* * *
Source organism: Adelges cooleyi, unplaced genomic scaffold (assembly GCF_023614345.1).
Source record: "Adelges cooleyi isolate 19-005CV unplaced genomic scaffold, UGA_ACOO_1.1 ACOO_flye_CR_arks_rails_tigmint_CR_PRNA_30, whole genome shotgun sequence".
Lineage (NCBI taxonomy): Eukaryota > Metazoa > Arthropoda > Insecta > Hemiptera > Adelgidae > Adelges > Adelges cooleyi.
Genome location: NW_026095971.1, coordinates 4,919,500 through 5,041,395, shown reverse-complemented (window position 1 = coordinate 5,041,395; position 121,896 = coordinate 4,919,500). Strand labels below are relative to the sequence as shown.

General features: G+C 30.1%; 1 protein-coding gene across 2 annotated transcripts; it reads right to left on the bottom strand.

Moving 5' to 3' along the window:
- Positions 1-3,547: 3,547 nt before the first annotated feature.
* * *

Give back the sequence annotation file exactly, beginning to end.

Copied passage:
Source organism: Adelges cooleyi, unplaced genomic scaffold (assembly GCF_023614345.1).
Source record: "Adelges cooleyi isolate 19-005CV unplaced genomic scaffold, UGA_ACOO_1.1 ACOO_flye_CR_arks_rails_tigmint_CR_PRNA_30, whole genome shotgun sequence".
Lineage (NCBI taxonomy): Eukaryota > Metazoa > Arthropoda > Insecta > Hemiptera > Adelgidae > Adelges > Adelges cooleyi.
Genome location: NW_026095971.1, coordinates 4,919,500 through 5,041,395, shown reverse-complemented (window position 1 = coordinate 5,041,395; position 121,896 = coordinate 4,919,500). Strand labels below are relative to the sequence as shown.

General features: G+C 30.1%; 1 protein-coding gene across 2 annotated transcripts; it reads right to left on the bottom strand.

Moving 5' to 3' along the window:
- Positions 1-3,547: 3,547 nt before the first annotated feature.